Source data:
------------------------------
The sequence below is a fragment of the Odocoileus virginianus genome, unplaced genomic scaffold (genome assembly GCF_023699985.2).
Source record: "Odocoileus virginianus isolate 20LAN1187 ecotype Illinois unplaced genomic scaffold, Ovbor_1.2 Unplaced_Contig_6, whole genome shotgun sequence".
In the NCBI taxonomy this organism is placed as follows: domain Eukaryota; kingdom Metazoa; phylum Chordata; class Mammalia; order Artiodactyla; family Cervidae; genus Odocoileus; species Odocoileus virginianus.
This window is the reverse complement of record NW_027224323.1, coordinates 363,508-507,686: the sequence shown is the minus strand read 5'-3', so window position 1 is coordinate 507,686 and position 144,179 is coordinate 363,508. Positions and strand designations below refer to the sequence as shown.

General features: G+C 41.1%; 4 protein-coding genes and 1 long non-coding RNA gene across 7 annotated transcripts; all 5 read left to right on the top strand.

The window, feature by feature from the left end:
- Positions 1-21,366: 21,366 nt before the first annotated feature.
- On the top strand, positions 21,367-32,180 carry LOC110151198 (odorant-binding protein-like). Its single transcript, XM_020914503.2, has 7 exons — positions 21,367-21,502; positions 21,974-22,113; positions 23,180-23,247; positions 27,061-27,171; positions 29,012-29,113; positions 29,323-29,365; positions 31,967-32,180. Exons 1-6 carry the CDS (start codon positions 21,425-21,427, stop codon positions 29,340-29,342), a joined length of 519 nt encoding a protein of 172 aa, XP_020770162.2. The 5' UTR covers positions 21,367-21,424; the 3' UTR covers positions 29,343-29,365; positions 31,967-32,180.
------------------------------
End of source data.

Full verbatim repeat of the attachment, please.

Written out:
The sequence below is a fragment of the Odocoileus virginianus genome, unplaced genomic scaffold (genome assembly GCF_023699985.2).
Source record: "Odocoileus virginianus isolate 20LAN1187 ecotype Illinois unplaced genomic scaffold, Ovbor_1.2 Unplaced_Contig_6, whole genome shotgun sequence".
In the NCBI taxonomy this organism is placed as follows: domain Eukaryota; kingdom Metazoa; phylum Chordata; class Mammalia; order Artiodactyla; family Cervidae; genus Odocoileus; species Odocoileus virginianus.
This window is the reverse complement of record NW_027224323.1, coordinates 363,508-507,686: the sequence shown is the minus strand read 5'-3', so window position 1 is coordinate 507,686 and position 144,179 is coordinate 363,508. Positions and strand designations below refer to the sequence as shown.

General features: G+C 41.1%; 4 protein-coding genes and 1 long non-coding RNA gene across 7 annotated transcripts; all 5 read left to right on the top strand.

The window, feature by feature from the left end:
- Positions 1-21,366: 21,366 nt before the first annotated feature.
- On the top strand, positions 21,367-32,180 carry LOC110151198 (odorant-binding protein-like). Its single transcript, XM_020914503.2, has 7 exons — positions 21,367-21,502; positions 21,974-22,113; positions 23,180-23,247; positions 27,061-27,171; positions 29,012-29,113; positions 29,323-29,365; positions 31,967-32,180. Exons 1-6 carry the CDS (start codon positions 21,425-21,427, stop codon positions 29,340-29,342), a joined length of 519 nt encoding a protein of 172 aa, XP_020770162.2. The 5' UTR covers positions 21,367-21,424; the 3' UTR covers positions 29,343-29,365; positions 31,967-32,180.